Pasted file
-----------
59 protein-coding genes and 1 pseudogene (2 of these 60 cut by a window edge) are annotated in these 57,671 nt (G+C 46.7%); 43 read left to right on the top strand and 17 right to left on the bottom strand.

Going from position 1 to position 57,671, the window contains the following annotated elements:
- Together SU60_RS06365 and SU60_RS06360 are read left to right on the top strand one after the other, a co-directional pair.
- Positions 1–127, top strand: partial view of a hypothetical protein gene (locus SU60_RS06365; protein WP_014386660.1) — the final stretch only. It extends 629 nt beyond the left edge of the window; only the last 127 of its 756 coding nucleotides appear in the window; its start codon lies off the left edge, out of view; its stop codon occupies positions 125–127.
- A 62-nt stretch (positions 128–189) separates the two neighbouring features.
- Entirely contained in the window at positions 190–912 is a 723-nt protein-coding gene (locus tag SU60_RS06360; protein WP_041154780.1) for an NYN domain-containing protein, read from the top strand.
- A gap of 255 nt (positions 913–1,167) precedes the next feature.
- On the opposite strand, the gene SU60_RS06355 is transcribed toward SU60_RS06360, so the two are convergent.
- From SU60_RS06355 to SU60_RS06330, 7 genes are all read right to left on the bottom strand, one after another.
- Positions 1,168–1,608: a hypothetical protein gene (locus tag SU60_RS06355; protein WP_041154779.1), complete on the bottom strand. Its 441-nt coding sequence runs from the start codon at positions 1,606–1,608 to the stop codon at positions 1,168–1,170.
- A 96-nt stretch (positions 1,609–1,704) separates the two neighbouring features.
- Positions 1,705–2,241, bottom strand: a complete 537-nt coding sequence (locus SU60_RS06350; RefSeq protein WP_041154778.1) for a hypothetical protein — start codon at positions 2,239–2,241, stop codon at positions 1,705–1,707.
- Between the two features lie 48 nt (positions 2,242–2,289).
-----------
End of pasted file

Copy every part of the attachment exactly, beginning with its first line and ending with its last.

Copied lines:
59 protein-coding genes and 1 pseudogene (2 of these 60 cut by a window edge) are annotated in these 57,671 nt (G+C 46.7%); 43 read left to right on the top strand and 17 right to left on the bottom strand.

Going from position 1 to position 57,671, the window contains the following annotated elements:
- Together SU60_RS06365 and SU60_RS06360 are read left to right on the top strand one after the other, a co-directional pair.
- Positions 1–127, top strand: partial view of a hypothetical protein gene (locus SU60_RS06365; protein WP_014386660.1) — the final stretch only. It extends 629 nt beyond the left edge of the window; only the last 127 of its 756 coding nucleotides appear in the window; its start codon lies off the left edge, out of view; its stop codon occupies positions 125–127.
- A 62-nt stretch (positions 128–189) separates the two neighbouring features.
- Entirely contained in the window at positions 190–912 is a 723-nt protein-coding gene (locus tag SU60_RS06360; protein WP_041154780.1) for an NYN domain-containing protein, read from the top strand.
- A gap of 255 nt (positions 913–1,167) precedes the next feature.
- On the opposite strand, the gene SU60_RS06355 is transcribed toward SU60_RS06360, so the two are convergent.
- From SU60_RS06355 to SU60_RS06330, 7 genes are all read right to left on the bottom strand, one after another.
- Positions 1,168–1,608: a hypothetical protein gene (locus tag SU60_RS06355; protein WP_041154779.1), complete on the bottom strand. Its 441-nt coding sequence runs from the start codon at positions 1,606–1,608 to the stop codon at positions 1,168–1,170.
- A 96-nt stretch (positions 1,609–1,704) separates the two neighbouring features.
- Positions 1,705–2,241, bottom strand: a complete 537-nt coding sequence (locus SU60_RS06350; RefSeq protein WP_041154778.1) for a hypothetical protein — start codon at positions 2,239–2,241, stop codon at positions 1,705–1,707.
- Between the two features lie 48 nt (positions 2,242–2,289).